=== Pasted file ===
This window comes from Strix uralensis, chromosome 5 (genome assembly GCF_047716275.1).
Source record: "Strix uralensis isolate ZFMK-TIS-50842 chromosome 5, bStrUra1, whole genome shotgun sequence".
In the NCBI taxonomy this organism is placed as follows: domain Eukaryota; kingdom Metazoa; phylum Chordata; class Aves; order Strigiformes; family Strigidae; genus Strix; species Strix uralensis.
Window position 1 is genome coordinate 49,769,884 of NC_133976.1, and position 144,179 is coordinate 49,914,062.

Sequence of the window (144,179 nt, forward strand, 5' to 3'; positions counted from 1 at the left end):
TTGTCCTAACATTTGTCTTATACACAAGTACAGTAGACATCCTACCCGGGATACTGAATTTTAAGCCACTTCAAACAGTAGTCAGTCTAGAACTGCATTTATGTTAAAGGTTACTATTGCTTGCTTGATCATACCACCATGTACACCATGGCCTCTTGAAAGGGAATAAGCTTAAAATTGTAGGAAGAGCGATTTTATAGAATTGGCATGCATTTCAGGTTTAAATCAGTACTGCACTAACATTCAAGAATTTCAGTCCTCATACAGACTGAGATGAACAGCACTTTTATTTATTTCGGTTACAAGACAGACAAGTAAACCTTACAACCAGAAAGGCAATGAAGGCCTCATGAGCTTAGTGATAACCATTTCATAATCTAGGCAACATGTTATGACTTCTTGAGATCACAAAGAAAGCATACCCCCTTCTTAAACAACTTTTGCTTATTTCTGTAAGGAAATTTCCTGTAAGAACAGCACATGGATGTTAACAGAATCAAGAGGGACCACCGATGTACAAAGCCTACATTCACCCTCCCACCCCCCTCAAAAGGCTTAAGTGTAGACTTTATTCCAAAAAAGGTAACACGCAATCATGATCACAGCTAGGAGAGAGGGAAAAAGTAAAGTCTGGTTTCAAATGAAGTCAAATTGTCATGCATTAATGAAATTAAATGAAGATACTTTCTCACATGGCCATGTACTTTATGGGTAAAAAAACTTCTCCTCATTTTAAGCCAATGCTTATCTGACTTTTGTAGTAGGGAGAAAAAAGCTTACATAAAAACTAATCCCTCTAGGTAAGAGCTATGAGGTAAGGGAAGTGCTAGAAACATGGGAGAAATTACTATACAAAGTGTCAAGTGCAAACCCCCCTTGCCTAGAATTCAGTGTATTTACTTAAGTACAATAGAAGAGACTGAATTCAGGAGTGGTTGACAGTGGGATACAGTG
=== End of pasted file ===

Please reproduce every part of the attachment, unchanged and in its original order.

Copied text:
This window comes from Strix uralensis, chromosome 5 (genome assembly GCF_047716275.1).
Source record: "Strix uralensis isolate ZFMK-TIS-50842 chromosome 5, bStrUra1, whole genome shotgun sequence".
In the NCBI taxonomy this organism is placed as follows: domain Eukaryota; kingdom Metazoa; phylum Chordata; class Aves; order Strigiformes; family Strigidae; genus Strix; species Strix uralensis.
Window position 1 is genome coordinate 49,769,884 of NC_133976.1, and position 144,179 is coordinate 49,914,062.

Sequence of the window (144,179 nt, forward strand, 5' to 3'; positions counted from 1 at the left end):
TTGTCCTAACATTTGTCTTATACACAAGTACAGTAGACATCCTACCCGGGATACTGAATTTTAAGCCACTTCAAACAGTAGTCAGTCTAGAACTGCATTTATGTTAAAGGTTACTATTGCTTGCTTGATCATACCACCATGTACACCATGGCCTCTTGAAAGGGAATAAGCTTAAAATTGTAGGAAGAGCGATTTTATAGAATTGGCATGCATTTCAGGTTTAAATCAGTACTGCACTAACATTCAAGAATTTCAGTCCTCATACAGACTGAGATGAACAGCACTTTTATTTATTTCGGTTACAAGACAGACAAGTAAACCTTACAACCAGAAAGGCAATGAAGGCCTCATGAGCTTAGTGATAACCATTTCATAATCTAGGCAACATGTTATGACTTCTTGAGATCACAAAGAAAGCATACCCCCTTCTTAAACAACTTTTGCTTATTTCTGTAAGGAAATTTCCTGTAAGAACAGCACATGGATGTTAACAGAATCAAGAGGGACCACCGATGTACAAAGCCTACATTCACCCTCCCACCCCCCTCAAAAGGCTTAAGTGTAGACTTTATTCCAAAAAAGGTAACACGCAATCATGATCACAGCTAGGAGAGAGGGAAAAAGTAAAGTCTGGTTTCAAATGAAGTCAAATTGTCATGCATTAATGAAATTAAATGAAGATACTTTCTCACATGGCCATGTACTTTATGGGTAAAAAAACTTCTCCTCATTTTAAGCCAATGCTTATCTGACTTTTGTAGTAGGGAGAAAAAAGCTTACATAAAAACTAATCCCTCTAGGTAAGAGCTATGAGGTAAGGGAAGTGCTAGAAACATGGGAGAAATTACTATACAAAGTGTCAAGTGCAAACCCCCCTTGCCTAGAATTCAGTGTATTTACTTAAGTACAATAGAAGAGACTGAATTCAGGAGTGGTTGACAGTGGGATACAGTG